Edmund Murney

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Edmund Fuller Murney (November 11, 1812 – August 15, 1861) was a lawyer and political figure in Upper Canada. He represented Hastings in the Legislative Assembly of Upper Canada from 1836 to 1841 and in the Legislative Assembly of the Province of Canada from 1842 to 1848 and from 1852 to 1856 as a Conservative member.

He was born in Kingston, Upper Canada, the son of Henry Murney. He was educated at Upper Canada College, studied law with Marshall Spring Bidwell and set up practice in Belleville. Murney served as a major in the militia and was a clerk of the peace for the Victoria District.[1] He was defeated by Robert Baldwin when he ran for reelection in 1841 to the new assembly for the Province of Canada. Murney defeated Baldwin in 1842 after Baldwin was named to cabinet and so forced to run for reelection.[2] In 1856, he resigned his seat in the assembly and was elected to the Legislative Council of the Province of Canada,[3] serving until his death[4] in Belleville at the age of 48.[1]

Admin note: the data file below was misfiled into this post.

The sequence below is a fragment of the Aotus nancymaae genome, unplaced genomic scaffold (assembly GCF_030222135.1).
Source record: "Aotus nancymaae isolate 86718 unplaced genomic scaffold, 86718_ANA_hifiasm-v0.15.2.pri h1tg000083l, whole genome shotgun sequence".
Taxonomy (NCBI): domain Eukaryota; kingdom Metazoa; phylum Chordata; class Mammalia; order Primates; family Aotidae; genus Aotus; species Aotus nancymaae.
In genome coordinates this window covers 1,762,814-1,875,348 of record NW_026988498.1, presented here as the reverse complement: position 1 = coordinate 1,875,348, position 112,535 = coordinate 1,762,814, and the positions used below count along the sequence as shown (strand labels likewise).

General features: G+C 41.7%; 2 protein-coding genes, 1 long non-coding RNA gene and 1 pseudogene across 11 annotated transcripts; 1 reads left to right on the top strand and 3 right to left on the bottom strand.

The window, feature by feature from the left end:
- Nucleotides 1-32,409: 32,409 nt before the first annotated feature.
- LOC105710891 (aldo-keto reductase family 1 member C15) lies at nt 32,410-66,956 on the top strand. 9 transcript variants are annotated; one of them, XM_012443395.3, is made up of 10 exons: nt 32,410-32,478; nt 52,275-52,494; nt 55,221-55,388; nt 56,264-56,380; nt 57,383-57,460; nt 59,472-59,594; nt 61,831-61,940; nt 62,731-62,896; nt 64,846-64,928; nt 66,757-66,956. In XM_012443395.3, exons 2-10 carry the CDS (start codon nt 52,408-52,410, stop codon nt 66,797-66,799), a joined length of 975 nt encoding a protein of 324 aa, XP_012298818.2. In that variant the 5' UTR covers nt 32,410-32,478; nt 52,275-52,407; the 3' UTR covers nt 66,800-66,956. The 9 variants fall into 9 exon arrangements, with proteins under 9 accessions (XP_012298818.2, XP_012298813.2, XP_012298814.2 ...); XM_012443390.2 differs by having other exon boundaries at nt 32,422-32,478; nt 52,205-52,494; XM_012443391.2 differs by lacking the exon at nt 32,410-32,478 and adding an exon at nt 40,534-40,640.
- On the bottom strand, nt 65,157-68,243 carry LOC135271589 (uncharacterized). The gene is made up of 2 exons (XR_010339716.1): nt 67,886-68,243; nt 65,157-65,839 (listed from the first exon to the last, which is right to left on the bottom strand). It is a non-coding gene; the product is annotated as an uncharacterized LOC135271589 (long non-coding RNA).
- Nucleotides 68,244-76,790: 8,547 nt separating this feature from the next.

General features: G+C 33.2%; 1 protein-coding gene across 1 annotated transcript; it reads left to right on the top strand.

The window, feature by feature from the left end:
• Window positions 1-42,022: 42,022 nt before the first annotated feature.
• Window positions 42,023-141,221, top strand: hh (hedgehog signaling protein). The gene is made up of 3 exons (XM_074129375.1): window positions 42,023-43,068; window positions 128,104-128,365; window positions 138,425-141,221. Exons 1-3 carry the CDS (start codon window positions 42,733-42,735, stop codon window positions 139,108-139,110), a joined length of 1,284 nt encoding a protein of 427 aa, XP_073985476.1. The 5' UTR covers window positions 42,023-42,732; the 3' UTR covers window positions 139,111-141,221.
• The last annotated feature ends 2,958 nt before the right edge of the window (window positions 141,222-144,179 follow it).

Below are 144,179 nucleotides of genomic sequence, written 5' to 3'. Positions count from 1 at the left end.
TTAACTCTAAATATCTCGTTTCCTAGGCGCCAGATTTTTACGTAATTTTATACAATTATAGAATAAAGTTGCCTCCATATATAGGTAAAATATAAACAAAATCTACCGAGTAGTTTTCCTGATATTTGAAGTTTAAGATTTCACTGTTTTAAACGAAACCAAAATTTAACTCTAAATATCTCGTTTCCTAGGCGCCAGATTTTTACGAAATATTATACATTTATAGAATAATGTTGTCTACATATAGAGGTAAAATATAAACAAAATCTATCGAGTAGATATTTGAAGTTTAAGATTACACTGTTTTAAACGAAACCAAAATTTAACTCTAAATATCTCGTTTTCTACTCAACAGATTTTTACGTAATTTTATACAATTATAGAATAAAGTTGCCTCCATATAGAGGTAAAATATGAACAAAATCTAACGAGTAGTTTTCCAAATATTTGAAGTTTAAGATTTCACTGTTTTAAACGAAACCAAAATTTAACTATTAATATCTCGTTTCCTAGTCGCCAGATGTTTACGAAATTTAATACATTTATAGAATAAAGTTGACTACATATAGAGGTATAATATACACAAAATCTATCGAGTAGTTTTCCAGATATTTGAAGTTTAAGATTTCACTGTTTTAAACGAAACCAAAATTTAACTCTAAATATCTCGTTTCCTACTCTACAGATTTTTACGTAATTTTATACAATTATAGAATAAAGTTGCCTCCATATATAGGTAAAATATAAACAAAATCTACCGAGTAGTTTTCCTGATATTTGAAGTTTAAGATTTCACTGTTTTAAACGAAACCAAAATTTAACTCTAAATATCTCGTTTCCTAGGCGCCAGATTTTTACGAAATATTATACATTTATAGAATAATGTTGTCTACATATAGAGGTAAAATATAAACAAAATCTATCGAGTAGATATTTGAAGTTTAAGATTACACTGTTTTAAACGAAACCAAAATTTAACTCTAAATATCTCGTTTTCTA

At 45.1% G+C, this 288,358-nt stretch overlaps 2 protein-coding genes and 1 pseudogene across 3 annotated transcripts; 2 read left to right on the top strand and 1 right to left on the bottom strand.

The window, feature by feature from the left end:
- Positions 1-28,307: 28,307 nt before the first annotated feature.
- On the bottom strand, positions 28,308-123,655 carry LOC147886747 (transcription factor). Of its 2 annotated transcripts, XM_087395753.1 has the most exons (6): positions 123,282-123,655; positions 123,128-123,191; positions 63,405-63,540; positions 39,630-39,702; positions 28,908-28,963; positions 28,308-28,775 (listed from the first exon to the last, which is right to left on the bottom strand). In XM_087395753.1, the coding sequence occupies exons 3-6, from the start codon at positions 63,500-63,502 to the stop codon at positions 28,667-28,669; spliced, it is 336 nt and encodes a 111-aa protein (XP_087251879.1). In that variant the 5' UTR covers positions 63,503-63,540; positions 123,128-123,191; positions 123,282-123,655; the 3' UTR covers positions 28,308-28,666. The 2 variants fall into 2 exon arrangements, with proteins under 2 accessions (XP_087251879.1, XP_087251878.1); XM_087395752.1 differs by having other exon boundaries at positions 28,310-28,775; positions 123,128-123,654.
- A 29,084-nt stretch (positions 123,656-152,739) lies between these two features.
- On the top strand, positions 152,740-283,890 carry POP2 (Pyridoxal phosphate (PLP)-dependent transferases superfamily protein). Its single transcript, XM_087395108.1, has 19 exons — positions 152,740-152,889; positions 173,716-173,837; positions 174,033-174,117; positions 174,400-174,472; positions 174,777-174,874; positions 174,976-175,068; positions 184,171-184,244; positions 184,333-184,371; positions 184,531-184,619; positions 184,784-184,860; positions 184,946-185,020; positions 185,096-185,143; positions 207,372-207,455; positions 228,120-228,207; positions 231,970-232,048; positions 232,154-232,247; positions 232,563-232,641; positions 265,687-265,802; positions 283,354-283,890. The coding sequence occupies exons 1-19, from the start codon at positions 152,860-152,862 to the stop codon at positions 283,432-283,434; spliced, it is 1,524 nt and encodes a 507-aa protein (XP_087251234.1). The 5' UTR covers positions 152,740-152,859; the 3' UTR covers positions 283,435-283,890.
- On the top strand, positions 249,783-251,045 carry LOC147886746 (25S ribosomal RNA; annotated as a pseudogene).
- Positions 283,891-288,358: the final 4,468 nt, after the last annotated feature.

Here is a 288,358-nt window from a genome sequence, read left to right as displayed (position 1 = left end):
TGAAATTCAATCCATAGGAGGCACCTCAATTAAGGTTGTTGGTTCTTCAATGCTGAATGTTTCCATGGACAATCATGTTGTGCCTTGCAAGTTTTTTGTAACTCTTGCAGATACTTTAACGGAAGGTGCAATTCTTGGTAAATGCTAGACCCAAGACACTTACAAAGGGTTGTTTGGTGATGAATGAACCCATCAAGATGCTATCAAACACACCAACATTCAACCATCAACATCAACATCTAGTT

References[edit]

  1. ^ a b Becoming Prominent: Leadership in Upper Canada, 1791-1841, J.K. Johnson (1989)
  2. ^ Moodie, Susanna; Ballstadt,Carl; Hopkins, Elizabeth; Peterman, Michael (1993). Letters of a lifetime. University of Toronto. p. 87. ISBN 0-8020-7199-6.
  3. ^ Poole, Thomas W (1867). A sketch of the early settlement and subsequent progress of the town of Peterborough and of each township in the county of Peterborough. p. 71.
  4. ^ Morgan, Henry James (1862). Sketches of celebrated Canadians: and persons connected with Canada, from the earliest period in the history of the province down to the present time. p. 629.